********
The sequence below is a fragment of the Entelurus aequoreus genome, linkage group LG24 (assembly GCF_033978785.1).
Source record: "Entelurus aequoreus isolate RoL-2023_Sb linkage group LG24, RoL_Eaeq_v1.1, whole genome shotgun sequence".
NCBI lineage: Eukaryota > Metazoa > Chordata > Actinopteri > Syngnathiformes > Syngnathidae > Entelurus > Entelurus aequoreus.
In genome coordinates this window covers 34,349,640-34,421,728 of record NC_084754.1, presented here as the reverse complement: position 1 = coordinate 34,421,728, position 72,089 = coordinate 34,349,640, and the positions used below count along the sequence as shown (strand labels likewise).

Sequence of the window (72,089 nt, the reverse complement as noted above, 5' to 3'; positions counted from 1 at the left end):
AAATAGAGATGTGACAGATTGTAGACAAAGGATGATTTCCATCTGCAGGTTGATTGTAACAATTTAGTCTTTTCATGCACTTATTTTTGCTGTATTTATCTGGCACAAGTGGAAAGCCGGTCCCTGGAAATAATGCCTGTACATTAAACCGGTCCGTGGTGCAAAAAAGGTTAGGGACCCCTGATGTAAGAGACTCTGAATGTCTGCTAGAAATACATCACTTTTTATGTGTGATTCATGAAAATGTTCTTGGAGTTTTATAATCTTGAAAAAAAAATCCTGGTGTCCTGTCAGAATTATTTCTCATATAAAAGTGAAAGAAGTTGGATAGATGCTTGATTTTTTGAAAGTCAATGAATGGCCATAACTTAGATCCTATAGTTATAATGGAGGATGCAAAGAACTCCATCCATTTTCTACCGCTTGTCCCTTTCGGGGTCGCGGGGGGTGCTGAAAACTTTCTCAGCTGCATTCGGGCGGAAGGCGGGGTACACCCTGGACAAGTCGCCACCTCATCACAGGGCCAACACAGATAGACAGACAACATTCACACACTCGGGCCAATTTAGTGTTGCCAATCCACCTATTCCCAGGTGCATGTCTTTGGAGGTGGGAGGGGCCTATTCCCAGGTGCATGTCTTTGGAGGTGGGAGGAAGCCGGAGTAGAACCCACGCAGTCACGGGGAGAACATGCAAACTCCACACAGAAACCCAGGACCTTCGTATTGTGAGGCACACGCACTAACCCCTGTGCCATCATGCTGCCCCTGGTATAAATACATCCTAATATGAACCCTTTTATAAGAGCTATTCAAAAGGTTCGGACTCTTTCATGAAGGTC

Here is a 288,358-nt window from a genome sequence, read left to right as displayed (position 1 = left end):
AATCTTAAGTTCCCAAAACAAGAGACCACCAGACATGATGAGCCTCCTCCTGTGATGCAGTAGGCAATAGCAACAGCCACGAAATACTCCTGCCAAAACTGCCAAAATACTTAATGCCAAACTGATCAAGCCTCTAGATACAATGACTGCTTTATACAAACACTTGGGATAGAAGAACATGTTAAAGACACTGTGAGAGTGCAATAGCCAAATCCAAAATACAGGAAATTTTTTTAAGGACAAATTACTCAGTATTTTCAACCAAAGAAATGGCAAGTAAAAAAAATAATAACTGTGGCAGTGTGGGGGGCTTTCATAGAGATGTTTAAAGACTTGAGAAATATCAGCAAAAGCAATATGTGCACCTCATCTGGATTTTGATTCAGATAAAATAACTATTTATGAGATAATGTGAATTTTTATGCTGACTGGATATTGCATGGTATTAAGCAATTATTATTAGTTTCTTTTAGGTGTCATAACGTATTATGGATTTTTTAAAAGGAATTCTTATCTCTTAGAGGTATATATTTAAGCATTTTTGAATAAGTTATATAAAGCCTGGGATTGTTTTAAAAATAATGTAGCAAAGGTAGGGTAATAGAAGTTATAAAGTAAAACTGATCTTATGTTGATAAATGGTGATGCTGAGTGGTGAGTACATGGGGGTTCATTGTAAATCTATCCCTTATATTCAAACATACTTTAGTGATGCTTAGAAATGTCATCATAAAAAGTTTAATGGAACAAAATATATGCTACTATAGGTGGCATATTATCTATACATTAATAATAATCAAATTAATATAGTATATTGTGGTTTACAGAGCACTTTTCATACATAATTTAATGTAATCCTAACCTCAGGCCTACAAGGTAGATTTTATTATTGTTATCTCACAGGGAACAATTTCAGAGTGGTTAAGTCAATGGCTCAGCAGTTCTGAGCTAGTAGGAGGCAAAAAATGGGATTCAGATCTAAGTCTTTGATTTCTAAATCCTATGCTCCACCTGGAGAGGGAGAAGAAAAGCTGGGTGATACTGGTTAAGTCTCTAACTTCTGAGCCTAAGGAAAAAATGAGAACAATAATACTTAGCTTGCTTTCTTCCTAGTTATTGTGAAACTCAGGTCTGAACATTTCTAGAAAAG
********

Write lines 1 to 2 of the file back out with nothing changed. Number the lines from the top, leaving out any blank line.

The sequence below is a fragment of the Entelurus aequoreus genome, linkage group LG24 (assembly GCF_033978785.1).
Source record: "Entelurus aequoreus isolate RoL-2023_Sb linkage group LG24, RoL_Eaeq_v1.1, whole genome shotgun sequence".